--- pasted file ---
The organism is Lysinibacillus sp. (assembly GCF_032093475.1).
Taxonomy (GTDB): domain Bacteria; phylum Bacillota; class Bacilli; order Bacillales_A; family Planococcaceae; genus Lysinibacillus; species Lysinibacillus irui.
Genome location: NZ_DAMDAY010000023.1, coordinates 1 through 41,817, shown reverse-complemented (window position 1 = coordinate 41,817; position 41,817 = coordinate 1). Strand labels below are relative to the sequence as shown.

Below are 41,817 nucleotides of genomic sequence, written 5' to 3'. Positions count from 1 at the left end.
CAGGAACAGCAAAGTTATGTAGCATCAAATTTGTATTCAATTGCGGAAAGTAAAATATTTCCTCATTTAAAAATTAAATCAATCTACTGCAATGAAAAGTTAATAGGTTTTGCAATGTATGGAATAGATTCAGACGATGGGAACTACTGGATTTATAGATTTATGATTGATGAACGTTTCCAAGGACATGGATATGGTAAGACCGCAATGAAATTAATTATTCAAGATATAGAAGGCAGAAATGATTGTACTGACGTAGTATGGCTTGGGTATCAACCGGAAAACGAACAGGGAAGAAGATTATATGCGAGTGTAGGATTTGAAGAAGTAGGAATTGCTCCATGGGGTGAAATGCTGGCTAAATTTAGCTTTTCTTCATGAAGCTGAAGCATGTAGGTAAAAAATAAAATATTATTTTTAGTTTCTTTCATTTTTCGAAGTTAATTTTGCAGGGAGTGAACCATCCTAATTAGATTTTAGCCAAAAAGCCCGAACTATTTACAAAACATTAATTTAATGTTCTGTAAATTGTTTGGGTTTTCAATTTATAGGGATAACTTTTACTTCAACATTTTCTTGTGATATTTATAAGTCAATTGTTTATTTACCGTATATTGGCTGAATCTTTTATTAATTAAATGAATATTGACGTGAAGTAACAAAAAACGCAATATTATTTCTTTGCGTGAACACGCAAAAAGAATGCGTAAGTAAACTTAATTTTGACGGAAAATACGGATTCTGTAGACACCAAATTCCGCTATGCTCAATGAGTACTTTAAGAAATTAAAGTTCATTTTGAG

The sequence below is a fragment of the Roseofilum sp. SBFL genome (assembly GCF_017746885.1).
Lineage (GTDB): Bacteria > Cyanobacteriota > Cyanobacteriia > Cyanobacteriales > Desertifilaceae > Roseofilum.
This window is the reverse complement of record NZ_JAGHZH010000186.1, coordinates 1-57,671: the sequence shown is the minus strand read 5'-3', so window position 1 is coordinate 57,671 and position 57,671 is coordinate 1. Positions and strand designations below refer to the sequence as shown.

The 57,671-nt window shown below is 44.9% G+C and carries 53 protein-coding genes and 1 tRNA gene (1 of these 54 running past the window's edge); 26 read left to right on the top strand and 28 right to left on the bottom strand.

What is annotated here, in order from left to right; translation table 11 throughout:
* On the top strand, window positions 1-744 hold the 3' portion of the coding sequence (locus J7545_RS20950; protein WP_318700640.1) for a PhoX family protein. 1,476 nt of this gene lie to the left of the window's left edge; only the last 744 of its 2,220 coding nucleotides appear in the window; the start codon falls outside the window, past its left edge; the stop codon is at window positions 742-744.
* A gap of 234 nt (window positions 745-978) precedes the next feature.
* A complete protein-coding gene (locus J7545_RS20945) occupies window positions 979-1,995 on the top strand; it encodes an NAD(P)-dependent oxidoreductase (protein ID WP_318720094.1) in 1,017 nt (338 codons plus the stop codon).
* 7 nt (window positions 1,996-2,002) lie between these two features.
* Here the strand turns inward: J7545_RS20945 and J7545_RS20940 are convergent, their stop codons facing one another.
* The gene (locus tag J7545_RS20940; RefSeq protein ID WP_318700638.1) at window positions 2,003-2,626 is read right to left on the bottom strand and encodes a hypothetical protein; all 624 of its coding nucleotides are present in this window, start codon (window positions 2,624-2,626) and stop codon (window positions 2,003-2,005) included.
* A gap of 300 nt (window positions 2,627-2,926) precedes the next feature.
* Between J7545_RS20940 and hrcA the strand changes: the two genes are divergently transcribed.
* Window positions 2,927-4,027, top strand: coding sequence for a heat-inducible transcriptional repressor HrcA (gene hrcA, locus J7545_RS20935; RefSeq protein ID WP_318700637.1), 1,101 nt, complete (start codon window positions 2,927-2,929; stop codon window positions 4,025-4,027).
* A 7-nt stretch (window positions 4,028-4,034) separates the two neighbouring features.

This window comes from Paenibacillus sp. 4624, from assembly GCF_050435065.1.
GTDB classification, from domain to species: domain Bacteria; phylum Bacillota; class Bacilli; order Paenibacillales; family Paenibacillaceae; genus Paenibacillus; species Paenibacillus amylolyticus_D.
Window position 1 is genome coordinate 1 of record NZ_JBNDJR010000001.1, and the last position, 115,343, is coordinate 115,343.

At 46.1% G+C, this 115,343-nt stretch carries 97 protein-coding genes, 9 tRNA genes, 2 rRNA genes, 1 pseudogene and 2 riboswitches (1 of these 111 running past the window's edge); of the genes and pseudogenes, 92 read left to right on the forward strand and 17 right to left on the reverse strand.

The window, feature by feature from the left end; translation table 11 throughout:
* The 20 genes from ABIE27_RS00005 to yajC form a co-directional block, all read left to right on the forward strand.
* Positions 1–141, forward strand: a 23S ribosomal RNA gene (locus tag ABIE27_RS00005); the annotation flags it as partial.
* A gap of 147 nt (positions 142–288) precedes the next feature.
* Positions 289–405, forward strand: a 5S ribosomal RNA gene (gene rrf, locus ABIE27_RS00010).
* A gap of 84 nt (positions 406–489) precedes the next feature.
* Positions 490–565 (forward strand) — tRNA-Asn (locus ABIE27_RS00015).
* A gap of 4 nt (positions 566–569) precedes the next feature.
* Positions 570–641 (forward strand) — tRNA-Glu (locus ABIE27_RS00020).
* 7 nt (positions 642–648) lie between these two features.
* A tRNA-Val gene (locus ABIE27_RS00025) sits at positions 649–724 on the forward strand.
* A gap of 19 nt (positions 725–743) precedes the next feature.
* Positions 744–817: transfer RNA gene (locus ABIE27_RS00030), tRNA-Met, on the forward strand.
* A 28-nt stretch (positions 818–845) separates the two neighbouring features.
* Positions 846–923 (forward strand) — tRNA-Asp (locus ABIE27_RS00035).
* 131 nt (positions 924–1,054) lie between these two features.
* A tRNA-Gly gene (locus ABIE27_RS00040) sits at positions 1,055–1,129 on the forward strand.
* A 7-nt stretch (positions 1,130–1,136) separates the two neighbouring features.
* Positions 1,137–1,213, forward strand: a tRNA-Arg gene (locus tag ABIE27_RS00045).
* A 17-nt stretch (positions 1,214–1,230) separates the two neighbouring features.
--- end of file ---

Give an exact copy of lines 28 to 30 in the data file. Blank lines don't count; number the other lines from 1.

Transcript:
* A gap of 147 nt (positions 142–288) precedes the next feature.
* Positions 289–405, forward strand: a 5S ribosomal RNA gene (gene rrf, locus ABIE27_RS00010).
* A gap of 84 nt (positions 406–489) precedes the next feature.